March 29, 2014 10:33:17 PM
The Miss. House and Senate each named their three-person delegation Thursday for an upcoming Starkville-Oktibbeha County school merger bill conference committee, but the list does not include any local representatives.
State Reps. Toby Barker, R-Hattiesburg, John L. Moore, R-Brandon, and Jeff Smith, R-Columbus, will represent the House, while the Senate assigned Sens. Russell Jolly, D-Houston, Gray Tollison, R-Oxford, and Brice Wiggins, R-Pascagoula, to the group that will negotiate a final version of proposals set out by HB 833 and SB 2818 this term.
Barker originally authored the House measure and last year's original Starkville-Oktibbeha County school merger bill, HB 716, while Tollison penned the Senate's submission this term. Moore and Tollison serve as chairmen for their respective chambers' education committees. Additionally, Barker, Jolly and Wiggins also serve as education committee members.
Smith was chosen over state Rep. Gary Chism, R-Columbus, who serves on the House Education Committee, because Barker's original bill was also sent to the House Ways and Means Committee, Chism said.
Chism is the lone House Education Committee member who represents Oktibbeha County. No Senate Education Committee members represent the area.
Smith's appointment, Chism said, could allow for further discussions on possible state-level funding sources for future construction within the consolidated school system. Mississippi State University officials are planning to construct a grades 6-7 campus and a pre-kindergarten facility as part of a joint university-consolidated school district partnership, but funding sources for the projects have yet to be identified.
He said the conference committee should begin negotiations on a mutually agreeable bill Monday or Tuesday, but calls to Barker, Smith and Tollison for confirmation went unreturned Thursday.
No discussions expected on Holloway's early appointment
As originally filed, HB 833 and SB 2818 called for Starkville School District Superintendent Lewis Holloway's appointment as Oktibbeha County School District's conservator on July 1, a move that would have pushed up Holloway's leadership of the combined school system by a year.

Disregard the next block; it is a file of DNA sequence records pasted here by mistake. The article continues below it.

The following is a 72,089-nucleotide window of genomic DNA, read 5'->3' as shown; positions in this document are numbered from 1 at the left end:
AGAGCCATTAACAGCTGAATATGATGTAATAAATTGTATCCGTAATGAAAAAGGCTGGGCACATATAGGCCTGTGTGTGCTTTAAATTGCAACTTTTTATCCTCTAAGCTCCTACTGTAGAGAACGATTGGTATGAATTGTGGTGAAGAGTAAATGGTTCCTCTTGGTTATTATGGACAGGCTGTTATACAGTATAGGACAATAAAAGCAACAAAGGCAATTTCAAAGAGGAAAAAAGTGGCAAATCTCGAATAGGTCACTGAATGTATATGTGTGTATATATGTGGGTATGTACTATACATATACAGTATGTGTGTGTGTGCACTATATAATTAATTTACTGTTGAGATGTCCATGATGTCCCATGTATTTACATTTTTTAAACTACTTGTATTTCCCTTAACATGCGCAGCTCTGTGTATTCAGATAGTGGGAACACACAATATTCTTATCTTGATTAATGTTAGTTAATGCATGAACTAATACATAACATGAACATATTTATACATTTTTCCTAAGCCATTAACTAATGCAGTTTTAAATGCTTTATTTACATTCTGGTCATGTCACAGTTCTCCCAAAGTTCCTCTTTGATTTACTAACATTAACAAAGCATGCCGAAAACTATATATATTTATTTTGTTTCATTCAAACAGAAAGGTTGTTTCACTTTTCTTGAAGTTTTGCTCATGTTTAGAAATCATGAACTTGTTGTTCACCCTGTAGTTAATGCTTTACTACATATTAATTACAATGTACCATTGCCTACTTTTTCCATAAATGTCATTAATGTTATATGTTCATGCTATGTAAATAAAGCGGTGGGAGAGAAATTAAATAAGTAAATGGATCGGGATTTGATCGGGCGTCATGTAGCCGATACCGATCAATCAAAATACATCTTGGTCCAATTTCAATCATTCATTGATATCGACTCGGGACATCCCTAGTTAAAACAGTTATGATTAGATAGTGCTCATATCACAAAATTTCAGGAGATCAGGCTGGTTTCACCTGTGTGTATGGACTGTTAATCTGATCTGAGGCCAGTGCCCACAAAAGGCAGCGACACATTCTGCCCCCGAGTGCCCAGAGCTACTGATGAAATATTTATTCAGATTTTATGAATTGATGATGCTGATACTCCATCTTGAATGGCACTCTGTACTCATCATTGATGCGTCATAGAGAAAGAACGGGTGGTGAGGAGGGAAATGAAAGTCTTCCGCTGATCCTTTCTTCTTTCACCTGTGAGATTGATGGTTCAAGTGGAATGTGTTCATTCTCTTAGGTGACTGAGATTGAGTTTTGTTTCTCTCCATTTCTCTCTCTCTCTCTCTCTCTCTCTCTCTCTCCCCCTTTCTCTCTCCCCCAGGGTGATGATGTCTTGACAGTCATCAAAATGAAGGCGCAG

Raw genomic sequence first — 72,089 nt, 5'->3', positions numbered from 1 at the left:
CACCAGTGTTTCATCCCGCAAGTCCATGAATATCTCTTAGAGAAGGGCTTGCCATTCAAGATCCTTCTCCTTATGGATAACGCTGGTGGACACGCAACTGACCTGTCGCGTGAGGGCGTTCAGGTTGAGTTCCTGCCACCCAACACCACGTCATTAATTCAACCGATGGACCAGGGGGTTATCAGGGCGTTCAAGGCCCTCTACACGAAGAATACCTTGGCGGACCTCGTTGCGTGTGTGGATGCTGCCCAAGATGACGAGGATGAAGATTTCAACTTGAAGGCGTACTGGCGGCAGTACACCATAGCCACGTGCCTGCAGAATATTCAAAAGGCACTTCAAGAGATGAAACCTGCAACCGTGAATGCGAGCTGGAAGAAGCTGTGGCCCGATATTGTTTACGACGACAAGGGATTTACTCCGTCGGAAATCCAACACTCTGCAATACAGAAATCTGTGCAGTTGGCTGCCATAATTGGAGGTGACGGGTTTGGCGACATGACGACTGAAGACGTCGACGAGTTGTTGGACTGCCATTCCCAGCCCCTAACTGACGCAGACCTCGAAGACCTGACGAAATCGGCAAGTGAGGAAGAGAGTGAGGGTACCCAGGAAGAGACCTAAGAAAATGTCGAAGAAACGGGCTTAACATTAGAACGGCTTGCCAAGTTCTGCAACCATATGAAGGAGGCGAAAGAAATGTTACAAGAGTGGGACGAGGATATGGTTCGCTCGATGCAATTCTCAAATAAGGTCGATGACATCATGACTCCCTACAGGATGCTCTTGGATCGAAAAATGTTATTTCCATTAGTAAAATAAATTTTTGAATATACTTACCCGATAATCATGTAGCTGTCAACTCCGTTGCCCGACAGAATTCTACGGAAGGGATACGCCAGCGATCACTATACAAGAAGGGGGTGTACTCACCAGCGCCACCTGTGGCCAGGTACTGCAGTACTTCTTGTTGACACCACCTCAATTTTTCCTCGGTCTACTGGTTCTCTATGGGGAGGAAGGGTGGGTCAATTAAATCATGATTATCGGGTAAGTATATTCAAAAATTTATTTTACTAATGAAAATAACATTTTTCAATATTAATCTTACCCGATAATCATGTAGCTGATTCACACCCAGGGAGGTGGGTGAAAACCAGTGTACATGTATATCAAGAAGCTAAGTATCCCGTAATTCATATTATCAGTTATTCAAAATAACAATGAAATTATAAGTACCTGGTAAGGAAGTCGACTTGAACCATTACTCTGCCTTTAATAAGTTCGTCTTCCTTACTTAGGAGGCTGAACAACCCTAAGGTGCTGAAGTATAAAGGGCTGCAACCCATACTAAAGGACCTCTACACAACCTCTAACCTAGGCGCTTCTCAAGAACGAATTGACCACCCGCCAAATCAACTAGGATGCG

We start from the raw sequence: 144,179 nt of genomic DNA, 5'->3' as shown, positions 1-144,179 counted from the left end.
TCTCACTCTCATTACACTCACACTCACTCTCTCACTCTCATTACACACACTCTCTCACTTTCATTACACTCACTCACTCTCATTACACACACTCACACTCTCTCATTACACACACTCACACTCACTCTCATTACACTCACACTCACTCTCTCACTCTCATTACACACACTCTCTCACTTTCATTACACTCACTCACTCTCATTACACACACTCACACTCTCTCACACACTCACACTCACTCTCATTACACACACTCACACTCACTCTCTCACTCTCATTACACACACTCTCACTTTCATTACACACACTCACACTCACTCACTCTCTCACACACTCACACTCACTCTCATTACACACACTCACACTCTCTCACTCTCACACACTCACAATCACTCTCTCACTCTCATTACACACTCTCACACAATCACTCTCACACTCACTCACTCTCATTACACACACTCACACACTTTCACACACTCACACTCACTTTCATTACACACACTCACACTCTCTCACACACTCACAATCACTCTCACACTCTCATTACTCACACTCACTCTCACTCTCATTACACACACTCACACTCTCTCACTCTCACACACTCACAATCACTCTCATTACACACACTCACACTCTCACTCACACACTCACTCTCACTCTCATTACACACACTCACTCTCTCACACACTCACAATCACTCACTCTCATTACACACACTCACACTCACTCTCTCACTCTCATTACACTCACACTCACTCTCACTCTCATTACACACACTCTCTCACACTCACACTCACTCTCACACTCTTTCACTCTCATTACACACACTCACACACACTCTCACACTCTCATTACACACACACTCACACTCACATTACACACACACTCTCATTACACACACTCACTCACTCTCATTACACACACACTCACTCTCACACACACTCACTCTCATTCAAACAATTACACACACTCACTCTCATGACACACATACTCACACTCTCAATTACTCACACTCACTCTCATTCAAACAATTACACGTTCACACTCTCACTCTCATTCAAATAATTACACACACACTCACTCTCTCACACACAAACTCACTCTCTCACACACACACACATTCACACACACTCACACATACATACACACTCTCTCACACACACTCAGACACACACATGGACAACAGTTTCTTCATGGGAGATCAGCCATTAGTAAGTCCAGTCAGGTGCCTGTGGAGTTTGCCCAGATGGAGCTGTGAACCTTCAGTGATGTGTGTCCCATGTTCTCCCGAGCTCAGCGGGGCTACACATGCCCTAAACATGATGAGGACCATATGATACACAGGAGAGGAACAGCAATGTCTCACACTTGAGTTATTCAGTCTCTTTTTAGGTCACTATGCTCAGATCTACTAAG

Numerous area lawmakers backed such a push and said it could come back for discussions during the conference committee, but now Chism says the deal appears off the table.
Pre-conference committee meetings between Barker and area representatives, Chism says, indicate the conference committee may reach a solution by giving OCSD Margie Pulley "more teeth to do what is needed for the school system" before merging with SSD.
"I think the authority (Pulley might be vested with) could trump moving (Holloway's appointment) up. Holloway is in constant talks with (OCSD and representatives), and I think he is on board with this," Chism said.
Before HB 833 and SB 2818 were gutted by committee substitutes and amendments this legislative term, Holloway was to be given full decision-making powers involving OCSD employees' contracts. Officials close to the consolidation process previously acknowledged dissent created locally and within the Mississippi Department of Education by the original bills.
Neither the Commission on Starkville School District Structure, nor the SSD, asked the Legislature or MDE to move Holloway's appointment up a year. That request was made by members of Parents for Public Schools Starkville when they began independently lobbying lawmakers before the merger committee's recommendations were presented in Jackson.
"Any personnel moves might be a better (received locally) if the conservator is the one to do it," Chism said.
Carl Smith covers Starkville and Oktibbeha County for The Dispatch. Follow him on Twitter @StarkDispatch
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